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(Source: Mauricio Fernandez)
 The Ruby Production Archive (RPA) will provide packages of Ruby
 libraries and programs in a form that allows production use, engineered
 through a stringent process resembling FreeBSD's or Debian's.

 rpa-base is a port/package manager designed to support RPA. Its scope and
 purposes are different to those of other systems like RubyGems.

 rpa-base 0.1.0 is now available on http://rpa-base.rubyforge.org .
 Please keep in mind that this is *not* a RPA release (that is, a release
 of the repository) but just a release of the rpa-base tool itself. We
 have provided several sample ports/packages for testing purposes, but
 they don't formally belong to RPA. Read below for information on the
 libs/apps packaged so far.

 rpa-base requires Ruby 1.8.1 (certainly 1.8 at least, it might work on
 1.8.0); it has been tested on several Linux distributions, FreeBSD and
 win32. We would appreciate feedback (both positive and negative) under
 those or any other architecture.

 It takes but a couple minutes to install and will allow you to do

 rpa install instiki ruvi

 ;-)
 (NOTE: ruvi, the cool pure-Ruby vim clone, won't work on win32)

 Features
 ========

 rpa-base is a port/package manager designed to support RPA's client-side
 package management. You can think of it as RPA's apt-get + dpkg. It
 features the following (working right now):

  * sane dependency management: rpa-base installs dependencies as needed,
    keeps track of reverse dependencies on uninstall, and will remove no
    longer needed dependencies
  * atomic (de)installs: operations on the local RPA installation are atomic
    transactions; the system has been designed to survive ruby crashes (OS
    crashes too on POSIX systems)
  * modular, extensible design: the 2-phase install is similar to FreeBSD and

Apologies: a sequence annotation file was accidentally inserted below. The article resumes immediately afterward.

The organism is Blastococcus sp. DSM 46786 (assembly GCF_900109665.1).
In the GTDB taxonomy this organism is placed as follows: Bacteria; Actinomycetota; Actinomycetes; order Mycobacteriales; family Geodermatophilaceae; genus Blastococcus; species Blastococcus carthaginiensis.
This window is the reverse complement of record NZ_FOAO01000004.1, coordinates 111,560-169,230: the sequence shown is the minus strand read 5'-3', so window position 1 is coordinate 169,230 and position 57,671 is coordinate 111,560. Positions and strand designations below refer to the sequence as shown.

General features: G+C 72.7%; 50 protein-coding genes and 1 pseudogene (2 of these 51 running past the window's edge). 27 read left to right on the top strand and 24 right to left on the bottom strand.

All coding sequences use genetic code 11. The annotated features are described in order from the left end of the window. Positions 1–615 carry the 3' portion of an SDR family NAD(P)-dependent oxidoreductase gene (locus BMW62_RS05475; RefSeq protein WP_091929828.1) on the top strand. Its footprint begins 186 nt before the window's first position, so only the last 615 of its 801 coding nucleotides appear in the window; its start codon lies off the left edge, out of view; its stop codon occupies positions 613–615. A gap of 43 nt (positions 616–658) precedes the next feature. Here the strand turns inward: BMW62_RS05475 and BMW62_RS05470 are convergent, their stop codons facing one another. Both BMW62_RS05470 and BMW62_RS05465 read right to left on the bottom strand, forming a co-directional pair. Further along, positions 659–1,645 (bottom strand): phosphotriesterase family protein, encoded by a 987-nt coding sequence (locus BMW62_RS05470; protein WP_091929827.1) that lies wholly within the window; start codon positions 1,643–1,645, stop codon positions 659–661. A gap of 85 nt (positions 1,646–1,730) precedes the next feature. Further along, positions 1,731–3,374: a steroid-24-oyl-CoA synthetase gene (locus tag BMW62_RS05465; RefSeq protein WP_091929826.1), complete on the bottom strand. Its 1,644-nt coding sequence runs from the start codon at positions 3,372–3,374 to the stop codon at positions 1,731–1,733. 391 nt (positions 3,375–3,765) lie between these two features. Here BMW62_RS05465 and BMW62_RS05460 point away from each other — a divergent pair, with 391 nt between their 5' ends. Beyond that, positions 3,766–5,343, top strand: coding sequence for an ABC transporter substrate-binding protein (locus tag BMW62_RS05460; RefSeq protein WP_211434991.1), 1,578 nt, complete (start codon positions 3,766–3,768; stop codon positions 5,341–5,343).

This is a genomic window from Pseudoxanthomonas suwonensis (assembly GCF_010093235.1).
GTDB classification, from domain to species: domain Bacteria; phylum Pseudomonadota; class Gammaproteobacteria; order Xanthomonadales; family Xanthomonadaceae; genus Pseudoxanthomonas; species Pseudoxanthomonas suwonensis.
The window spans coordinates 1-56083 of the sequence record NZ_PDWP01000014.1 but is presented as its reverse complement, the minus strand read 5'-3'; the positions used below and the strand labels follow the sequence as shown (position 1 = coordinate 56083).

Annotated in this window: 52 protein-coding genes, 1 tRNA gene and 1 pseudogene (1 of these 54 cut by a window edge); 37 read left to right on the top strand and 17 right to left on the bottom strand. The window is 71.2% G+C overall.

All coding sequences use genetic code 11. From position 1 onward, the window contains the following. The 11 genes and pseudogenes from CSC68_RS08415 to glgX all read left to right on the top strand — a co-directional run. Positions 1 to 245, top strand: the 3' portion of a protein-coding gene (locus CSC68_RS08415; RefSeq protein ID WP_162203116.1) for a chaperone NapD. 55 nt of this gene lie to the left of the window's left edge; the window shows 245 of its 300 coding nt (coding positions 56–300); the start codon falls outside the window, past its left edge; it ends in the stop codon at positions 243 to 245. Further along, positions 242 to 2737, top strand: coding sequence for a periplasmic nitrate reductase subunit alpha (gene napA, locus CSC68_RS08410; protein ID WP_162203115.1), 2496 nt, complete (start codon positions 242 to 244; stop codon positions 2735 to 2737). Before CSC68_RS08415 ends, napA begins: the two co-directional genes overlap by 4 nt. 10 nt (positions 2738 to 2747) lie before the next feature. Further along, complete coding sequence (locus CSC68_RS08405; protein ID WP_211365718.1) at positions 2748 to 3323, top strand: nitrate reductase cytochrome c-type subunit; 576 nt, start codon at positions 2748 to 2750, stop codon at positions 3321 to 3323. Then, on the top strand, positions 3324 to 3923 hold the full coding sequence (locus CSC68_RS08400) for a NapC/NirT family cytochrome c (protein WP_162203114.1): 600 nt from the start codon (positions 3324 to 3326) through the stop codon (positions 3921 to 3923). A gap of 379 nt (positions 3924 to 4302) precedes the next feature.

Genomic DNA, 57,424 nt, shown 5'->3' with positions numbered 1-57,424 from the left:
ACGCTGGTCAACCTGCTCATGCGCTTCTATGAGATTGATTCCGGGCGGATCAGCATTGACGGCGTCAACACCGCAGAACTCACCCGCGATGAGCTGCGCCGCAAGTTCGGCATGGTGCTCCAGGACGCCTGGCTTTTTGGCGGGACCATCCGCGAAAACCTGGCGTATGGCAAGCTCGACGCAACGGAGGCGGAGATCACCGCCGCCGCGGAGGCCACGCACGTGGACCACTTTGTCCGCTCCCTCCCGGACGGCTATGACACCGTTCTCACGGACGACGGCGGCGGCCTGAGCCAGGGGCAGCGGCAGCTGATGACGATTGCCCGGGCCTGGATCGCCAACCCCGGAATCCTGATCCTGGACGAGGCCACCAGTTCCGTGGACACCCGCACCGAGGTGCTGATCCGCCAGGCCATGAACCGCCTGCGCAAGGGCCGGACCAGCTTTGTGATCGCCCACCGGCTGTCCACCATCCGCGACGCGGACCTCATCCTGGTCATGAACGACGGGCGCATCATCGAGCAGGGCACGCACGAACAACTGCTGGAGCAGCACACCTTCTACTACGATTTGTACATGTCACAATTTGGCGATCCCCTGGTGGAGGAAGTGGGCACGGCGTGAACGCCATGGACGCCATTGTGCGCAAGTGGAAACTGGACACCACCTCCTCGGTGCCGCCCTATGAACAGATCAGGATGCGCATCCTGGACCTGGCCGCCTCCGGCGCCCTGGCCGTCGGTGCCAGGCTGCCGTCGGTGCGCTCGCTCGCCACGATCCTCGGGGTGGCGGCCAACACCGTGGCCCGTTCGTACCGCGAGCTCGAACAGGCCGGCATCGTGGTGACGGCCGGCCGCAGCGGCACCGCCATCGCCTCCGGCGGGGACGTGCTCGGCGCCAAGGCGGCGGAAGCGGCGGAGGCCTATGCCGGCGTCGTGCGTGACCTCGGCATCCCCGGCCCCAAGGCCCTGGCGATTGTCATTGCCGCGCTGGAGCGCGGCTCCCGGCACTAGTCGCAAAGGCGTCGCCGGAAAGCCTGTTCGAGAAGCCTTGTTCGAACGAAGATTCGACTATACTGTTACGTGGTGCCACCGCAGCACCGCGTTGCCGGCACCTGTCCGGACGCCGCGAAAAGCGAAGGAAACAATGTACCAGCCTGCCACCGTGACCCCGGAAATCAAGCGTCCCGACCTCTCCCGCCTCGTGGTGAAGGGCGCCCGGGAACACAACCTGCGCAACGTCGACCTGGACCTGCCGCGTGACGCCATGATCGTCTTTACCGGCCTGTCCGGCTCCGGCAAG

Debian's package creation; rpa-base packages need not be restricted
    to installing everything under a single directory ("1 package, 1 dir"
    paradigm)
  * rdoc integration: RDoc documentation for libraries is generated at install
    time (currently disabled on win32)
  * ri integration: ri data files are generated for all the libraries managed
    by RPA; you can access this information with ri-rpa (currently disabled on
    win32)
  * handling C extensions: if you have the required C toolchain, rpa-base can
    compile extensions as needed
  * unit testing: when a library is installed, its unit tests are run; the
    installation is canceled if they don't pass

WebDav in 10 minutes: HTTP gave you read, now DAV gives you write access   25 Sep 04
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The stated goal of the WebDAV (DAV) working group is (from the charter) to "define the HTTP extensions necessary to enable distributed web authoring tools to be broadly interoperable, while supporting user needs", and in this respect DAV is completing the original vision of the Web as a writeable, collaborative medium.

But, people working on DAV have had goals which extend beyond simple web page authoring. Some view DAV as a network filesystem suitable for the Internet, one that works on entire files at a time, with good performance in high-latency environments. Others view DAV as a protocol for manipulating the contents of a document management system via the Web. An important goal of DAV is to support virtual enterprises, being the primary protocol supporting a wide range of collaborative applications. Importantly, a major goal is the support of remote software development teams. A final goal of DAV is to leverage the success of HTTP in being a standard access layer for a wide range of storage repositories — HTTP gave them read access, while DAV gives them write access.

Well, the website clains WebDAV in 2 minutes .. I think 10-20 minutes is more realistic :-). A good starter.

Apache2 already comes with mod_dav.